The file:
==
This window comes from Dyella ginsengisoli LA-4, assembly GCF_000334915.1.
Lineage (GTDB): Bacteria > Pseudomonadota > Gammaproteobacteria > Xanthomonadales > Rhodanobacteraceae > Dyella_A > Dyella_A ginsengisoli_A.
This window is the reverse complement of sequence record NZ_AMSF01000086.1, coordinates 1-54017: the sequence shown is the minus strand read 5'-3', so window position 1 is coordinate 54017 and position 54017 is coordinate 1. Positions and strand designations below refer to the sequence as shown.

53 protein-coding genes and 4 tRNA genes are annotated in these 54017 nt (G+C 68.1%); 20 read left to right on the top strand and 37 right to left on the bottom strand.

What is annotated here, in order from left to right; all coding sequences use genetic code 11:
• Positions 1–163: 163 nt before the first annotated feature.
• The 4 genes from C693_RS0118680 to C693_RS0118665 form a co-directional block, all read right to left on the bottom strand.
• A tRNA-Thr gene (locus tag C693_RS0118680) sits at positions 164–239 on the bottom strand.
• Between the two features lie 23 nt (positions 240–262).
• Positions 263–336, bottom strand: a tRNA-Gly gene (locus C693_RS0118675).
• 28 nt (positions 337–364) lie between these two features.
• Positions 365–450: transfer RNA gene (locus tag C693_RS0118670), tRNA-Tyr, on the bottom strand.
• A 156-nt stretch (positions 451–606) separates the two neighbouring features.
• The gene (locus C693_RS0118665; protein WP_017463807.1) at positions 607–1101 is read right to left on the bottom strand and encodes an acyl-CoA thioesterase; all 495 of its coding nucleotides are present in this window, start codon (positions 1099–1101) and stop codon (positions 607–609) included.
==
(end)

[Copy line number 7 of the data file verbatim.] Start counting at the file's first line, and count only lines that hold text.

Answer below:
• The 4 genes from C693_RS0118680 to C693_RS0118665 form a co-directional block, all read right to left on the bottom strand.